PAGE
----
Mayor Kgosientso Ramokgopa vs The Citizen

Complainant:  Executive Mayor of Tshwane, Kgosientso Ramokgopa

Logde by:  Executive Mayor of Tshwane, Kgosientso Ramokgopa

Article:  We want Juju back, and ‘Bring Juju back to ANC’ – Members: Plead with Luthuli House to reinstate axed ‘fiery’ leader, respectively.

Author of article:  Ngwake Modjadji

Date: 12 June 2016

Respondent:  Steven Motale, editor of The Citizen newspaper.


Ramokgopa complains that the:

·         story incorrectly ascribed statements to him that he never made (regarding a “mistake” by the ANC to expel Mr Julius Malema – details below), and argues that the reportage was unfair and designed to mislead the public;

·         journalist did not request an interview with him, or with the spokesmen of the City of Tshwane prior to publication; and

·         the reportage has caused (unnecessary) damage to his reputation as a mayor and as the chairman of the ANC Tshwane Region. “The impression created is that I disagree with and criticise the decisions made by the top leadership of my organisation, the ANC,” he argues.

The text

The sub-heading on page 1 stated Ramokgopa said that Malema’s expulsion was a “mistake that had come back to haunt the party”, adding that his remarks were followed by mounting calls for Malema to be brought back to the ANC.

Ramokgopa’s picture on the front page was accompanied by the following text: “Tshwane mayor Kgosientso Ramokgopa says Julius Malema’s expulsion was a mistake that had come back to haunt the party. His remarks were followed by mounting calls for Malema to be brought back to the ailing organisation.” The caption in respect of Ramokgopa stated he had said that the EFF’s growing popularity was posing a threat to the ANC in the August poll.

The story on page 3, written by Ngwake Modjadji, reported Ramokgopa had said that the EFF’s growing popularity posed a threat to the ANC in the region going into the August poll. “He said Malema’s expulsion was a mistake that had come back to haunt the party, as the EFF may eat into ANC votes,” the journalist reported.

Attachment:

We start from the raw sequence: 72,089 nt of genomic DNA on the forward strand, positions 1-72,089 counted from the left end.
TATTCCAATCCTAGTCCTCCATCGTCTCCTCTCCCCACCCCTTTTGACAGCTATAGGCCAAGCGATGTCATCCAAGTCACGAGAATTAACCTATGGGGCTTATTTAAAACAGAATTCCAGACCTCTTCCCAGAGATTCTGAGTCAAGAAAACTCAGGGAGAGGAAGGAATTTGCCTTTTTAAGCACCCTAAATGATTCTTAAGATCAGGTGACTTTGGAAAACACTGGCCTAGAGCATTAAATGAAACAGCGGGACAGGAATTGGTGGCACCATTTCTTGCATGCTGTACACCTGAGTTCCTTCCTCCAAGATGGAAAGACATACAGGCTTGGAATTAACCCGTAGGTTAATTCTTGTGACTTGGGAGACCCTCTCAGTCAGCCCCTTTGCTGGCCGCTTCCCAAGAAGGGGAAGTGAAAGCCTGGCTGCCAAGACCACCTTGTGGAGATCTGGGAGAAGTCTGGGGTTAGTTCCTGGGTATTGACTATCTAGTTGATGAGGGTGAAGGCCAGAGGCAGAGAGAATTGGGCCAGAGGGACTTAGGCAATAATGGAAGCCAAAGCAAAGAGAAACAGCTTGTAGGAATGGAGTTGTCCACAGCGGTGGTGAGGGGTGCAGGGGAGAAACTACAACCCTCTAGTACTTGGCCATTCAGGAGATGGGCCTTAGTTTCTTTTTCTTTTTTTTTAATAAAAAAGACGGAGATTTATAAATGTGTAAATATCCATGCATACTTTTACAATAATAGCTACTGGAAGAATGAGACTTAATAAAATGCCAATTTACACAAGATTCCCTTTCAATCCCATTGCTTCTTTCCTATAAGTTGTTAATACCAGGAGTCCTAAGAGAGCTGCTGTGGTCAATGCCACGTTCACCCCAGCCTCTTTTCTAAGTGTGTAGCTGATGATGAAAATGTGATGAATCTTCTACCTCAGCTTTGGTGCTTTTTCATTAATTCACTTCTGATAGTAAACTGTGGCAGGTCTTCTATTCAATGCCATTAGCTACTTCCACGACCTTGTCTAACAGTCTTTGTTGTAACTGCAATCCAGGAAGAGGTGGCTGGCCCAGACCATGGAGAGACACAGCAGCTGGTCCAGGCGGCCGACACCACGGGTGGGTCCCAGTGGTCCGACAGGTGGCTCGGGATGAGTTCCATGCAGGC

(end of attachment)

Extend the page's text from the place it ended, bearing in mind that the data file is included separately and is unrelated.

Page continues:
The Citizen’s response

Motale says the text dealt with sentiments expressed by several individuals regarding the wisdom and / or impact of Malema’s expulsion from the ANC.

He adds, “The introduction and the main part of the story concerned the views of Boy Mamabolo, chairperson of the Milo Malatjie branch of the ANC. The headline of the story on page 3… (placed in quotation marks) as well as the sub-head … as well as the bold intro to the story Limpopo branch plans to right mistake of expelling Malema from the party all refer to Mamabolo’s statements and sentiments and would have been understood as such by readers.”

The editor notes the part that referred to Ramokgopa appeared towards the end of the story. He argues that these words were not placed in quotation marks, and they were not intended nor reasonably understood to be the mayor’s exact words – it was rather “the reporter’s summary of what he would have said”.

He says the source of Ramokgopa’s statements was the Sunday Times newspaper of 24 April 2016 (Ghost of Juju looms large in metro fight), which ascribed various quotes to Ramokgopa. He says, “The Citizen assumed that the Sunday Times accurately conveyed what was said by Mr Ramokgopa. It was entitled to do so since there was no reason at the time to doubt this. The reporter’s summary of Mr Ramokgopa’s statements, as published by the Sunday Times, accurately convey the gist of what he had reportedly said.”